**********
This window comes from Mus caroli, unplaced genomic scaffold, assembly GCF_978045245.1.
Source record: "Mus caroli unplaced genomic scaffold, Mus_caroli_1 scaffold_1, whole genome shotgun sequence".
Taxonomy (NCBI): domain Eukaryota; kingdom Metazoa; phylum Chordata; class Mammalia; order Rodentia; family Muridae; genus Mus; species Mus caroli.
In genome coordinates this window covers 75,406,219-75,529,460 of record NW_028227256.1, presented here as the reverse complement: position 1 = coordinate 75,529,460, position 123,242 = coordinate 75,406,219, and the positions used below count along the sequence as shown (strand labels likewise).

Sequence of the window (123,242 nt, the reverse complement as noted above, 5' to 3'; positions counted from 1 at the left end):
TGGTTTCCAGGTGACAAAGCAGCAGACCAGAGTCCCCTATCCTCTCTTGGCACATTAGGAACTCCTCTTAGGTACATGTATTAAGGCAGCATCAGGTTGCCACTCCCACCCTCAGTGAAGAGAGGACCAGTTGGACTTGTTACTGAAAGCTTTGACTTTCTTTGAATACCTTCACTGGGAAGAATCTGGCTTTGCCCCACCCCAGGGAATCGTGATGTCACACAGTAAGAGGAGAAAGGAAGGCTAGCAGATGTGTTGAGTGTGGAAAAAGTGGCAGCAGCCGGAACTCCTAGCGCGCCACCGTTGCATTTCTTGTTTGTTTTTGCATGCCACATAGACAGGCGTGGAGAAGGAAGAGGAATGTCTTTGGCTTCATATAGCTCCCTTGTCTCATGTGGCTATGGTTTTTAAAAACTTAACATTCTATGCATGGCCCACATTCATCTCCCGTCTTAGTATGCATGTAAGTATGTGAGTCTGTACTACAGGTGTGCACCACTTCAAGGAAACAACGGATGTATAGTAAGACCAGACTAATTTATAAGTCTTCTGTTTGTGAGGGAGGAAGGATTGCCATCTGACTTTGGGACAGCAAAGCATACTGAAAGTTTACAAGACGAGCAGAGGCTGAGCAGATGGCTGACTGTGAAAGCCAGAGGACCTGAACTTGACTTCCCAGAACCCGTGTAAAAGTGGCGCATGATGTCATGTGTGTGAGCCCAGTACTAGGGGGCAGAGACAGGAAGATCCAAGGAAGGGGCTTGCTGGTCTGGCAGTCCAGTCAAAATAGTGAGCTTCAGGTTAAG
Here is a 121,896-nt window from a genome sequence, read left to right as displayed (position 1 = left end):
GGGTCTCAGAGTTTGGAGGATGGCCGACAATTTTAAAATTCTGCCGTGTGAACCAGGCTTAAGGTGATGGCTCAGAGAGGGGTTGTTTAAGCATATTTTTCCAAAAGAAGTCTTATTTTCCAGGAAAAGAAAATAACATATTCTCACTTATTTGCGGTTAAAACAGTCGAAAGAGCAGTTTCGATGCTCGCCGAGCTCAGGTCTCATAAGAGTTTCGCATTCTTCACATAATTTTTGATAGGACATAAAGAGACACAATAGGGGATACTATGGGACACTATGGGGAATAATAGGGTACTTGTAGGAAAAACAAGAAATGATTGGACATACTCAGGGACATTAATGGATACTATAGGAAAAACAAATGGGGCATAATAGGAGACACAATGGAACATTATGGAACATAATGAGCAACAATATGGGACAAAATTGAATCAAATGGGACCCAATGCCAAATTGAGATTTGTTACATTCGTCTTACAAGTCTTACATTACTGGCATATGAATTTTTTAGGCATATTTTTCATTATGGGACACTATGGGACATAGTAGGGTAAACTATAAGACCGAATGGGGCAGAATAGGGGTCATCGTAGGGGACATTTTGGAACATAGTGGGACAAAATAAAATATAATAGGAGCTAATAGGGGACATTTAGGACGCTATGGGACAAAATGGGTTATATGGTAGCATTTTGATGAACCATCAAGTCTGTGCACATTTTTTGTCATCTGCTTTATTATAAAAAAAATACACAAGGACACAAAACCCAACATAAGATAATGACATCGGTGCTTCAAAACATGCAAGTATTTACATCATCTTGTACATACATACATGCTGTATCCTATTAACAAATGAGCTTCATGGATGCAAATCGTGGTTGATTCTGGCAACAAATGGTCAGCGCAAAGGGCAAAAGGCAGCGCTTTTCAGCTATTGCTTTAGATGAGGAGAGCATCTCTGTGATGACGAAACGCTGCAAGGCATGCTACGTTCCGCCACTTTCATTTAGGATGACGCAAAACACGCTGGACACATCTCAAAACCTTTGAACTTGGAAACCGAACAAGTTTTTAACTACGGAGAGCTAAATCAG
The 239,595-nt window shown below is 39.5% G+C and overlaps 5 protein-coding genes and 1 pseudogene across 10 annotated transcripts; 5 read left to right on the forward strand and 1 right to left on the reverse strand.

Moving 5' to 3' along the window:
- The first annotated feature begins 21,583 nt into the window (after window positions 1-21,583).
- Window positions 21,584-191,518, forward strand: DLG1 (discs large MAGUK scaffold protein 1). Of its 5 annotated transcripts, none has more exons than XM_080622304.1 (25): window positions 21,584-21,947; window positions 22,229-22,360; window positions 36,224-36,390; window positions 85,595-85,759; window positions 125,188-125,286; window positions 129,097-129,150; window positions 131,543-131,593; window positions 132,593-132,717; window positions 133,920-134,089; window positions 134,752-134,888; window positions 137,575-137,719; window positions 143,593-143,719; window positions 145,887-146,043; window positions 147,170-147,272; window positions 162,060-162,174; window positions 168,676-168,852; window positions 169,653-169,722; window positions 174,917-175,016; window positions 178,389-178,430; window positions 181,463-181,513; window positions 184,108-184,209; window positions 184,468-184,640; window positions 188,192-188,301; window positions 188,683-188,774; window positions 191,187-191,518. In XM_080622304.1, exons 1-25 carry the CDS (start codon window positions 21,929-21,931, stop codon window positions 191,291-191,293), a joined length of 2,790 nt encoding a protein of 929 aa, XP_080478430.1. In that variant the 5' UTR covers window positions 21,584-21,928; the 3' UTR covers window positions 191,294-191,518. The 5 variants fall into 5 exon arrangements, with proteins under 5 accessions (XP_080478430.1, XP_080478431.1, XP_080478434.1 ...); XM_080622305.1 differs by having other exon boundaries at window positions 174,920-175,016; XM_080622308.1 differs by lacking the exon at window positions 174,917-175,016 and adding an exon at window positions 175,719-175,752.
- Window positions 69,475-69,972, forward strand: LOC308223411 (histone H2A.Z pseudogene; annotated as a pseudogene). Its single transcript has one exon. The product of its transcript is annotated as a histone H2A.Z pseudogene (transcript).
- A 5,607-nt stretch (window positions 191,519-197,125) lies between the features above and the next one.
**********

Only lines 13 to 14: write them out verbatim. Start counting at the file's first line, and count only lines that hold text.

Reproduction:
- Window positions 69,475-69,972, forward strand: LOC308223411 (histone H2A.Z pseudogene; annotated as a pseudogene). Its single transcript has one exon. The product of its transcript is annotated as a histone H2A.Z pseudogene (transcript).
- A 5,607-nt stretch (window positions 191,519-197,125) lies between the features above and the next one.